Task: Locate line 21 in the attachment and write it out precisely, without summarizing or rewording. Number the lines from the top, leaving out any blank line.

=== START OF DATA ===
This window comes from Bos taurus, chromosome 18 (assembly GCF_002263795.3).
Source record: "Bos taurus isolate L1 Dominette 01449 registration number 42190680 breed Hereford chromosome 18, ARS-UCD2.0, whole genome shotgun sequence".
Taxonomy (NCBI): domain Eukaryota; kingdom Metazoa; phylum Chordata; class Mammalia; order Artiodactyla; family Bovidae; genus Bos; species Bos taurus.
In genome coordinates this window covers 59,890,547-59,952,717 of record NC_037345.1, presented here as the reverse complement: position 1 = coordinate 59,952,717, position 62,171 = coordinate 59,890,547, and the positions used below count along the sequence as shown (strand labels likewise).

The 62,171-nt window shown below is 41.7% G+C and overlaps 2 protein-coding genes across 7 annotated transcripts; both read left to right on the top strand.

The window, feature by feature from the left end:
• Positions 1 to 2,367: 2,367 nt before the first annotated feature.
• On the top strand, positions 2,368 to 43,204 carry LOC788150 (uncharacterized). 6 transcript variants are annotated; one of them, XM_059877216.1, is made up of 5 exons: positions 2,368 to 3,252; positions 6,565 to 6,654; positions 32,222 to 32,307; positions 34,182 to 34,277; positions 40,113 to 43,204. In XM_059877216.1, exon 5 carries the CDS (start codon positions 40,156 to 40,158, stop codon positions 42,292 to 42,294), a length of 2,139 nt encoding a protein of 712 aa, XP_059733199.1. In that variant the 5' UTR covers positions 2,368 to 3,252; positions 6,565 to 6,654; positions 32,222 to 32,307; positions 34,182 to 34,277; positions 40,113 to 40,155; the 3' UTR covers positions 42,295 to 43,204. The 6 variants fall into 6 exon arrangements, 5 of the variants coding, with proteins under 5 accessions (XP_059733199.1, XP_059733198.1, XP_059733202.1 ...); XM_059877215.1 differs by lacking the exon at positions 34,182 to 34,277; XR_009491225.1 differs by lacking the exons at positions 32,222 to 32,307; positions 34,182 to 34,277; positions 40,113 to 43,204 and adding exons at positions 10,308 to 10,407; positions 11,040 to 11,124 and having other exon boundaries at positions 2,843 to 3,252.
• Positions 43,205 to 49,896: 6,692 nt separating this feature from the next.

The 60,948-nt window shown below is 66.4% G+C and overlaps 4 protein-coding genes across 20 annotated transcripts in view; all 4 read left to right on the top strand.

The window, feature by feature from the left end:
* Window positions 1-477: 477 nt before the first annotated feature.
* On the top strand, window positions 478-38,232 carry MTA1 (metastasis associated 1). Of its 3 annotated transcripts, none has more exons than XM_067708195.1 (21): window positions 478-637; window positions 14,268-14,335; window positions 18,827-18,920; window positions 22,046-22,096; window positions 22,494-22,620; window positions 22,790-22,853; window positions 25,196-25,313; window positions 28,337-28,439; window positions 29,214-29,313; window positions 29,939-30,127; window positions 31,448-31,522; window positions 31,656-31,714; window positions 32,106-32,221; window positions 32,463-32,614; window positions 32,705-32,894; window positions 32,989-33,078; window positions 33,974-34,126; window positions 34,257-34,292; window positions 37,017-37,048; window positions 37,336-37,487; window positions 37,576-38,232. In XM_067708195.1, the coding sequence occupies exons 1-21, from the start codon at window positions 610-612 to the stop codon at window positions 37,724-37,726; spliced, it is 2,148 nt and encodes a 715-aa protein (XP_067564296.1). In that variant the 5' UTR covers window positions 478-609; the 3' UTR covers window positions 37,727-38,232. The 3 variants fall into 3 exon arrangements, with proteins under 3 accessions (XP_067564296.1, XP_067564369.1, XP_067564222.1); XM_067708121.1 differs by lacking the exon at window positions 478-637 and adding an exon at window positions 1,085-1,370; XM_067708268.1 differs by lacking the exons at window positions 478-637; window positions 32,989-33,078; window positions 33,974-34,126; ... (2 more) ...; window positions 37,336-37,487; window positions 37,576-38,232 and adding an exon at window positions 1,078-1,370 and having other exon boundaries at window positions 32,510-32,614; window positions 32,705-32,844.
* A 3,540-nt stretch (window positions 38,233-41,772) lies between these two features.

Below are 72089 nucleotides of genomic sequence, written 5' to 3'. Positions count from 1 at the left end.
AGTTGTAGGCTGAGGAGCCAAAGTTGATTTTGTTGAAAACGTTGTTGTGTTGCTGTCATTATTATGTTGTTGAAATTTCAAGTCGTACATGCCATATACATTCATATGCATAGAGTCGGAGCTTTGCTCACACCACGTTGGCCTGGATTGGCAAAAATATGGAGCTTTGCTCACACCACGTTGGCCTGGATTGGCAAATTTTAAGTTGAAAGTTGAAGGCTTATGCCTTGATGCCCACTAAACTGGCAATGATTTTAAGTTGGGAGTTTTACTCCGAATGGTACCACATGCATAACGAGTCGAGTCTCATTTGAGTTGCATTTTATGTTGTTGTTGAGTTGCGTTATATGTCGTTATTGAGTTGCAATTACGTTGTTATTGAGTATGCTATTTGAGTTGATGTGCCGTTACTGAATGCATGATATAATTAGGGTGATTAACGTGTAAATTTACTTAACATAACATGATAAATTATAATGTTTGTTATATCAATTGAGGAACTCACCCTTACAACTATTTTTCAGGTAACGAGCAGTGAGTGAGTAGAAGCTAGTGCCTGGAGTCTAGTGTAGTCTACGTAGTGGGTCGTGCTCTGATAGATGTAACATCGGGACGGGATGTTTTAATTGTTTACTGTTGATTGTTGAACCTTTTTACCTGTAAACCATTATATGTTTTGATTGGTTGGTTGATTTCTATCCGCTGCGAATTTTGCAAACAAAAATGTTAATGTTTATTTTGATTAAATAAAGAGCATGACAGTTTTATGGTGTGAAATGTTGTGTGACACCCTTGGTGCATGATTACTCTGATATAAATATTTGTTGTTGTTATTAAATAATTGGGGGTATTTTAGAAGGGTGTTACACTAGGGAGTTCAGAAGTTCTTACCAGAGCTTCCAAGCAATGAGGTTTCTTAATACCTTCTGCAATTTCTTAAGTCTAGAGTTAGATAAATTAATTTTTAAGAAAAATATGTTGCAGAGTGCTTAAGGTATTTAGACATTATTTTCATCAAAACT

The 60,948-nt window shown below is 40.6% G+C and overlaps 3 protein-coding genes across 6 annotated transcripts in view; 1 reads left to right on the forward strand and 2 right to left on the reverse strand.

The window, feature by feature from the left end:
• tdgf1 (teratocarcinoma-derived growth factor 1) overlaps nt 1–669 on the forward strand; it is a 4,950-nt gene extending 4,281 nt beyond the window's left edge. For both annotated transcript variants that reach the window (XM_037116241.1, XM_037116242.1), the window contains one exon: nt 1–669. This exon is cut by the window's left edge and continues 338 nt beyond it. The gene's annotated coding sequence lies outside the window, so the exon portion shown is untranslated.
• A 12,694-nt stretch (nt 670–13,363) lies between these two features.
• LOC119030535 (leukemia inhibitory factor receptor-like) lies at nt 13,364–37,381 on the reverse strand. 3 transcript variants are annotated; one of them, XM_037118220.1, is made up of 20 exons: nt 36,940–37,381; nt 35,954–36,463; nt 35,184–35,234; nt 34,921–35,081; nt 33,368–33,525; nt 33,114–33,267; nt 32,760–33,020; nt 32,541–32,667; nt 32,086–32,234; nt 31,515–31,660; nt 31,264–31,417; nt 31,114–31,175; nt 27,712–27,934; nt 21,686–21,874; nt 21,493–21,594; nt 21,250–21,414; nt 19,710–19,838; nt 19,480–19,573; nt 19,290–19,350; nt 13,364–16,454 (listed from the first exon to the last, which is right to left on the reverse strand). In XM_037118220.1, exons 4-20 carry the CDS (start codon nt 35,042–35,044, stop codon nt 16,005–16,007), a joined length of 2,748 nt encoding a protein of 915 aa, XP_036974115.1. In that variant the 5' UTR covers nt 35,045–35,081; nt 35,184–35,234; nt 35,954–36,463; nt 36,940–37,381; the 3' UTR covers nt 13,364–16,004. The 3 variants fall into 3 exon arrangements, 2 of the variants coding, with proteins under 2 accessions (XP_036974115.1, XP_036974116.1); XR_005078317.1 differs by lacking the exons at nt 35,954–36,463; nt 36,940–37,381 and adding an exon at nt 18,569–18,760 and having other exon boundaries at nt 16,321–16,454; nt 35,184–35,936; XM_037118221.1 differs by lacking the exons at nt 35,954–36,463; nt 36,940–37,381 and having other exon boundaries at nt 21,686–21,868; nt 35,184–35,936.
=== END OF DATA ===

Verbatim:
• LOC119030535 (leukemia inhibitory factor receptor-like) lies at nt 13,364–37,381 on the reverse strand. 3 transcript variants are annotated; one of them, XM_037118220.1, is made up of 20 exons: nt 36,940–37,381; nt 35,954–36,463; nt 35,184–35,234; nt 34,921–35,081; nt 33,368–33,525; nt 33,114–33,267; nt 32,760–33,020; nt 32,541–32,667; nt 32,086–32,234; nt 31,515–31,660; nt 31,264–31,417; nt 31,114–31,175; nt 27,712–27,934; nt 21,686–21,874; nt 21,493–21,594; nt 21,250–21,414; nt 19,710–19,838; nt 19,480–19,573; nt 19,290–19,350; nt 13,364–16,454 (listed from the first exon to the last, which is right to left on the reverse strand). In XM_037118220.1, exons 4-20 carry the CDS (start codon nt 35,042–35,044, stop codon nt 16,005–16,007), a joined length of 2,748 nt encoding a protein of 915 aa, XP_036974115.1. In that variant the 5' UTR covers nt 35,045–35,081; nt 35,184–35,234; nt 35,954–36,463; nt 36,940–37,381; the 3' UTR covers nt 13,364–16,004. The 3 variants fall into 3 exon arrangements, 2 of the variants coding, with proteins under 2 accessions (XP_036974115.1, XP_036974116.1); XR_005078317.1 differs by lacking the exons at nt 35,954–36,463; nt 36,940–37,381 and adding an exon at nt 18,569–18,760 and having other exon boundaries at nt 16,321–16,454; nt 35,184–35,936; XM_037118221.1 differs by lacking the exons at nt 35,954–36,463; nt 36,940–37,381 and having other exon boundaries at nt 21,686–21,868; nt 35,184–35,936.